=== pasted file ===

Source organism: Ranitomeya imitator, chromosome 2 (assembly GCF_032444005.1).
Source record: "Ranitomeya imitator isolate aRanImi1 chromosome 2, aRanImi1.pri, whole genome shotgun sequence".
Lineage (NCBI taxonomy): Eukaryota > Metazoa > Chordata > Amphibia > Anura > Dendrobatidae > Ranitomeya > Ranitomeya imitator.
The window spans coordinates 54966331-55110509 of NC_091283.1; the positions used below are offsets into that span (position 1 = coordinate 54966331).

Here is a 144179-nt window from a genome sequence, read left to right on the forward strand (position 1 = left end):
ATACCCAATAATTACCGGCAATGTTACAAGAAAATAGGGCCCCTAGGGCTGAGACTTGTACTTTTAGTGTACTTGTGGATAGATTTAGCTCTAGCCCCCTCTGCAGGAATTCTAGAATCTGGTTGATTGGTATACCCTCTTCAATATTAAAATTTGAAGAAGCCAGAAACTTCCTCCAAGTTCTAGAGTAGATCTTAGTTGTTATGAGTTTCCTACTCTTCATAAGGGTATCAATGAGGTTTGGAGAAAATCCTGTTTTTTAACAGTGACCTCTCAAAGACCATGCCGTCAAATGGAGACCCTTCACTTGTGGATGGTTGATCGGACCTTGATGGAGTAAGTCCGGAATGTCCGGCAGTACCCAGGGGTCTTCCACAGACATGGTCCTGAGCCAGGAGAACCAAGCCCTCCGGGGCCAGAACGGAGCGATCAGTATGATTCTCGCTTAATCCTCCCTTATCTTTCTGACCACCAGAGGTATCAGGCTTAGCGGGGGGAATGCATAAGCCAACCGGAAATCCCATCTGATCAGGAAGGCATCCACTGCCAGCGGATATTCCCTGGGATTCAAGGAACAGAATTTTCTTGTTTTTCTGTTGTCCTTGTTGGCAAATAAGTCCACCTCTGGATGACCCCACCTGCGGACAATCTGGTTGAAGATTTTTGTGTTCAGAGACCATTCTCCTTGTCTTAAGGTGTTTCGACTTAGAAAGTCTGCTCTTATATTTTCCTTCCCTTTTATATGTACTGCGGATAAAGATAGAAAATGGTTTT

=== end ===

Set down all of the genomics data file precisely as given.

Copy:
Source organism: Ranitomeya imitator, chromosome 2 (assembly GCF_032444005.1).
Source record: "Ranitomeya imitator isolate aRanImi1 chromosome 2, aRanImi1.pri, whole genome shotgun sequence".
Lineage (NCBI taxonomy): Eukaryota > Metazoa > Chordata > Amphibia > Anura > Dendrobatidae > Ranitomeya > Ranitomeya imitator.
The window spans coordinates 54966331-55110509 of NC_091283.1; the positions used below are offsets into that span (position 1 = coordinate 54966331).

Here is a 144179-nt window from a genome sequence, read left to right on the forward strand (position 1 = left end):
ATACCCAATAATTACCGGCAATGTTACAAGAAAATAGGGCCCCTAGGGCTGAGACTTGTACTTTTAGTGTACTTGTGGATAGATTTAGCTCTAGCCCCCTCTGCAGGAATTCTAGAATCTGGTTGATTGGTATACCCTCTTCAATATTAAAATTTGAAGAAGCCAGAAACTTCCTCCAAGTTCTAGAGTAGATCTTAGTTGTTATGAGTTTCCTACTCTTCATAAGGGTATCAATGAGGTTTGGAGAAAATCCTGTTTTTTAACAGTGACCTCTCAAAGACCATGCCGTCAAATGGAGACCCTTCACTTGTGGATGGTTGATCGGACCTTGATGGAGTAAGTCCGGAATGTCCGGCAGTACCCAGGGGTCTTCCACAGACATGGTCCTGAGCCAGGAGAACCAAGCCCTCCGGGGCCAGAACGGAGCGATCAGTATGATTCTCGCTTAATCCTCCCTTATCTTTCTGACCACCAGAGGTATCAGGCTTAGCGGGGGGAATGCATAAGCCAACCGGAAATCCCATCTGATCAGGAAGGCATCCACTGCCAGCGGATATTCCCTGGGATTCAAGGAACAGAATTTTCTTGTTTTTCTGTTGTCCTTGTTGGCAAATAAGTCCACCTCTGGATGACCCCACCTGCGGACAATCTGGTTGAAGATTTTTGTGTTCAGAGACCATTCTCCTTGTCTTAAGGTGTTTCGACTTAGAAAGTCTGCTCTTATATTTTCCTTCCCTTTTATATGTACTGCGGATAAAGATAGAAAATGGTTTT